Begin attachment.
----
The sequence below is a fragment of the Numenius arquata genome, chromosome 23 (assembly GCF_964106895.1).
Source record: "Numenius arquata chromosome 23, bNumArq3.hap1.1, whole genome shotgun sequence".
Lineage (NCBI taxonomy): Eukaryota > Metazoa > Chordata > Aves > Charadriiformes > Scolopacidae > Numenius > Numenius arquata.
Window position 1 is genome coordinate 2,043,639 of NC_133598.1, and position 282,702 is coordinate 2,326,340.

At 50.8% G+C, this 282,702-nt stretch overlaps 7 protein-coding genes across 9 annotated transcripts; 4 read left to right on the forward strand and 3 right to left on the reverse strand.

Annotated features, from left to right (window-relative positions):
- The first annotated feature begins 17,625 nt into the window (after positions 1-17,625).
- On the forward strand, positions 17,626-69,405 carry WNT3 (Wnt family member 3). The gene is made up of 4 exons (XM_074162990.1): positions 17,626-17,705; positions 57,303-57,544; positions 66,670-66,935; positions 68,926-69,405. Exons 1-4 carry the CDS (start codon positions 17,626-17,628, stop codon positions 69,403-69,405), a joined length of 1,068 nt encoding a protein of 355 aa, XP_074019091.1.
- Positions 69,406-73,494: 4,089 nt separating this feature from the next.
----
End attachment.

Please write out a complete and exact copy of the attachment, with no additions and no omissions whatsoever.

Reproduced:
The sequence below is a fragment of the Numenius arquata genome, chromosome 23 (assembly GCF_964106895.1).
Source record: "Numenius arquata chromosome 23, bNumArq3.hap1.1, whole genome shotgun sequence".
Lineage (NCBI taxonomy): Eukaryota > Metazoa > Chordata > Aves > Charadriiformes > Scolopacidae > Numenius > Numenius arquata.
Window position 1 is genome coordinate 2,043,639 of NC_133598.1, and position 282,702 is coordinate 2,326,340.

At 50.8% G+C, this 282,702-nt stretch overlaps 7 protein-coding genes across 9 annotated transcripts; 4 read left to right on the forward strand and 3 right to left on the reverse strand.

Annotated features, from left to right (window-relative positions):
- The first annotated feature begins 17,625 nt into the window (after positions 1-17,625).
- On the forward strand, positions 17,626-69,405 carry WNT3 (Wnt family member 3). The gene is made up of 4 exons (XM_074162990.1): positions 17,626-17,705; positions 57,303-57,544; positions 66,670-66,935; positions 68,926-69,405. Exons 1-4 carry the CDS (start codon positions 17,626-17,628, stop codon positions 69,403-69,405), a joined length of 1,068 nt encoding a protein of 355 aa, XP_074019091.1.
- Positions 69,406-73,494: 4,089 nt separating this feature from the next.